After six missions to the International Space Station, including five official resupply missions for NASA, SpaceX is preparing to launch its sixth Commercial Resupply (CRS) mission to the orbiting lab.
SpaceX's CRS-6 mission will launch on a Falcon 9 rocket from Space Launch Complex 40 at the Cape Canaveral Air Force Station, Florida.
If all goes as planned, Dragon will arrive at the station two days after lifting off. Dragon is expected to return to Earth four weeks later for a parachute-assisted splashdown off the coast of California.
Background and purpose
CRS-6 (SpX-6) is the sixth of at least 12 missions that SpaceX will fly under NASA's Commercial Resupply Services (CRS) contract.
In December 2008, NASA announced that SpaceX's Falcon 9 launch vehicle and Dragon spacecraft had been selected to resupply the space station after the end of the shuttle program in 2011. Under the CRS contract, SpaceX has restored an American capability to deliver and return significant amounts of cargo, including live plants and animals, to and from the orbiting laboratory.
Dragon is filled with more than 4,300 pounds (1,950 kg) of supplies and payloads, including critical materials to support about 40 of the more than 250 science and research investigations that will occur during Expeditions 43 and 44. Science payloads will investigate new ways to possibly counteract the microgravity-induced cell damage, gather new insight that could lead to treatments for osteoporosis and muscle wasting conditions, continue studies into astronaut vision changes and test a new material that could one day be used as a synthetic muscle for robotics explorers of the future.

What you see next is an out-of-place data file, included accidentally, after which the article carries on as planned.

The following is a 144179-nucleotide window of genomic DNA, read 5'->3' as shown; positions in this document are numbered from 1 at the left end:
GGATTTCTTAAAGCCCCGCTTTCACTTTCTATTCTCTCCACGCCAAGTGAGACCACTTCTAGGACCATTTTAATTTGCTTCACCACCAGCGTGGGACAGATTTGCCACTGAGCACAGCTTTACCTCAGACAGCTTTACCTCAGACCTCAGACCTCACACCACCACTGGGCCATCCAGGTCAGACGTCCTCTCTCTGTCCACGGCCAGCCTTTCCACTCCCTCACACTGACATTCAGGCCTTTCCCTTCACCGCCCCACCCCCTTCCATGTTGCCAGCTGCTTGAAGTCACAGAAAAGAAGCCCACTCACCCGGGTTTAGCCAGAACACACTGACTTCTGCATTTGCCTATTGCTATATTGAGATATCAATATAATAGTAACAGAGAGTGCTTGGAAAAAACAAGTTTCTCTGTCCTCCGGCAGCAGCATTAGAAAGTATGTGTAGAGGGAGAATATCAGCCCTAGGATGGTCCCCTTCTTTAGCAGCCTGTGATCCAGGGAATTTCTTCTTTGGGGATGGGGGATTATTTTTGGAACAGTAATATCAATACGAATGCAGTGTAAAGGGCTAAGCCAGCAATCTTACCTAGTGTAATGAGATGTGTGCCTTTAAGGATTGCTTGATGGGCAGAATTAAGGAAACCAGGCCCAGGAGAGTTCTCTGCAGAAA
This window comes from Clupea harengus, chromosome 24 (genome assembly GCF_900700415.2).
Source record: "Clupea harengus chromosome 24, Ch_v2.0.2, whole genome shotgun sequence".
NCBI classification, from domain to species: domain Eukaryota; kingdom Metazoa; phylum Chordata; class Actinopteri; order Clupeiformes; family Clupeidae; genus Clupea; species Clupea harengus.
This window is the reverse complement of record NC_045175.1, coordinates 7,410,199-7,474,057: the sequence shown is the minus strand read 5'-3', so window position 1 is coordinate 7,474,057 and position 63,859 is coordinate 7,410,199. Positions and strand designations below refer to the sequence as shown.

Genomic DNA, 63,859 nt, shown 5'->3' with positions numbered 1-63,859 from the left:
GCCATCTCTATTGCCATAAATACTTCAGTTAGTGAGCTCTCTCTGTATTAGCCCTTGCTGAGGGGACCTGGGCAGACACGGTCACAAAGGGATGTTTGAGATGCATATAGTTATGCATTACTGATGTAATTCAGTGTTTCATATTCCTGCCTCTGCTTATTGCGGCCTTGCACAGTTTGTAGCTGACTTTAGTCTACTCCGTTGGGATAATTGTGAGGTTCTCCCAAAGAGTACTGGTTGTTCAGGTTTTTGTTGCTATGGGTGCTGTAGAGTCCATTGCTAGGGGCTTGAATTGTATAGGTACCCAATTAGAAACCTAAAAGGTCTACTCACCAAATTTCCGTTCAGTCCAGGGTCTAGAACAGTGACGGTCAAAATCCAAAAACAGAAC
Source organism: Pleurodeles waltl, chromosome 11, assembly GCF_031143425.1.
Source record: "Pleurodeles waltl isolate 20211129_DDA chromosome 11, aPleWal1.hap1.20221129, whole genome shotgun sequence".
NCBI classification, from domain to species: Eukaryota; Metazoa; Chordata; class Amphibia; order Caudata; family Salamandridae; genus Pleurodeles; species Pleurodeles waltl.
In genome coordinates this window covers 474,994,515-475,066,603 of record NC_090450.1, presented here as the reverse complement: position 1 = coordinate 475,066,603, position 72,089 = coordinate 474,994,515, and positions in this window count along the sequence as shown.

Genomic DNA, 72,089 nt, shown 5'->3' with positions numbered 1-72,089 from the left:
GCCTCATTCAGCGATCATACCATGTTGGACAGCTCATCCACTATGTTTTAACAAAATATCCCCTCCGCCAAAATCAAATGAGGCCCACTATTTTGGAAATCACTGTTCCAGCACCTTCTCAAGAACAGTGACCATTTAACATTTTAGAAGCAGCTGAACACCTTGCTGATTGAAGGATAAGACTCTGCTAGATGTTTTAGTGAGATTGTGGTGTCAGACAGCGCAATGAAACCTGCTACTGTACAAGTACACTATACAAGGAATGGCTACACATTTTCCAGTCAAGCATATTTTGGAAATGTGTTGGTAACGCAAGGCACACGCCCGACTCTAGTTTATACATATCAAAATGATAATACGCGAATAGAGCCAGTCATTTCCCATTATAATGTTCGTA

The mission also delivers ISSpresso, an espresso maker that crew members can use to make tea, coffee, broth or other hot beverages, as well as specially designed space cups as part of a capillary beverage study, an improvement to the standard drinking pouch with a straw.
Dragon will return with about 3,600 pounds (1,635 kg) of cargo, which includes crew supplies, hardware and computer resources, science experiments, space station hardware, and trash.